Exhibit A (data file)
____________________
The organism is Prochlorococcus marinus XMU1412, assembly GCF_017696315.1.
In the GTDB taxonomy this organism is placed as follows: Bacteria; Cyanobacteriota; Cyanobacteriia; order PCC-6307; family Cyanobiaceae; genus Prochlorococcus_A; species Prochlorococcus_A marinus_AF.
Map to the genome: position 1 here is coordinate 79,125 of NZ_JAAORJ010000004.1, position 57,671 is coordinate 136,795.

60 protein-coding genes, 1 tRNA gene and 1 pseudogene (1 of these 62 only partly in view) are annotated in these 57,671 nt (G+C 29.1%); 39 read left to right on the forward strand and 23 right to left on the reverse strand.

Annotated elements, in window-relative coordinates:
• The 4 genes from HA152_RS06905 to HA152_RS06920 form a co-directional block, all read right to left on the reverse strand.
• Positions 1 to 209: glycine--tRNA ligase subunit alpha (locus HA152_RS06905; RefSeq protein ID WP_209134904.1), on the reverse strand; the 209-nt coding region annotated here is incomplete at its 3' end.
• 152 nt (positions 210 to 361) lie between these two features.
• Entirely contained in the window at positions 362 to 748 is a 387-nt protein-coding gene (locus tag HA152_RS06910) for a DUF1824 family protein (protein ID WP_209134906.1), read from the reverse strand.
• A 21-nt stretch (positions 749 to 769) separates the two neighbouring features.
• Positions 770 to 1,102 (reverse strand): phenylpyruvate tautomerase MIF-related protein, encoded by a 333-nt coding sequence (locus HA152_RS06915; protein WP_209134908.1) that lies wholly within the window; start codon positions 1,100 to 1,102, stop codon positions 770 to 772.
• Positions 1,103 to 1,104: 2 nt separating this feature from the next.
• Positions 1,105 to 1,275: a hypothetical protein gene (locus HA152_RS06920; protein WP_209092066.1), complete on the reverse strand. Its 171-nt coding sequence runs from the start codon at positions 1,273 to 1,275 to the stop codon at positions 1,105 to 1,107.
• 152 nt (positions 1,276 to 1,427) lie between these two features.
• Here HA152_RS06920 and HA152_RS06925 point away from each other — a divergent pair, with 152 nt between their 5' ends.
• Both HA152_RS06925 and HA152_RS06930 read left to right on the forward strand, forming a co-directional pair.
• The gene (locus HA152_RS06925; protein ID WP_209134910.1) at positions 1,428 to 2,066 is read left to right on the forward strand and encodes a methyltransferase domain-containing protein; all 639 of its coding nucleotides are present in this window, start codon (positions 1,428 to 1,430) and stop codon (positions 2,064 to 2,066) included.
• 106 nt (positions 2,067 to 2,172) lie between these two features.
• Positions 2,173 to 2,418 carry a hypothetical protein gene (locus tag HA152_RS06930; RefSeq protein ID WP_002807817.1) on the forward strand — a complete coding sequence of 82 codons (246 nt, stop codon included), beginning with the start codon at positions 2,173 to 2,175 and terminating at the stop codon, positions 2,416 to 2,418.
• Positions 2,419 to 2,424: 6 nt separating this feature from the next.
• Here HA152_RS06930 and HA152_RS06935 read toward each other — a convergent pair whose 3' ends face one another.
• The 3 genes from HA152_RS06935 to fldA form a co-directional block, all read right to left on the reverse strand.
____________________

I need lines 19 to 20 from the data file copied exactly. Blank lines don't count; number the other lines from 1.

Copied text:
• Positions 2,173 to 2,418 carry a hypothetical protein gene (locus tag HA152_RS06930; RefSeq protein ID WP_002807817.1) on the forward strand — a complete coding sequence of 82 codons (246 nt, stop codon included), beginning with the start codon at positions 2,173 to 2,175 and terminating at the stop codon, positions 2,416 to 2,418.
• Positions 2,419 to 2,424: 6 nt separating this feature from the next.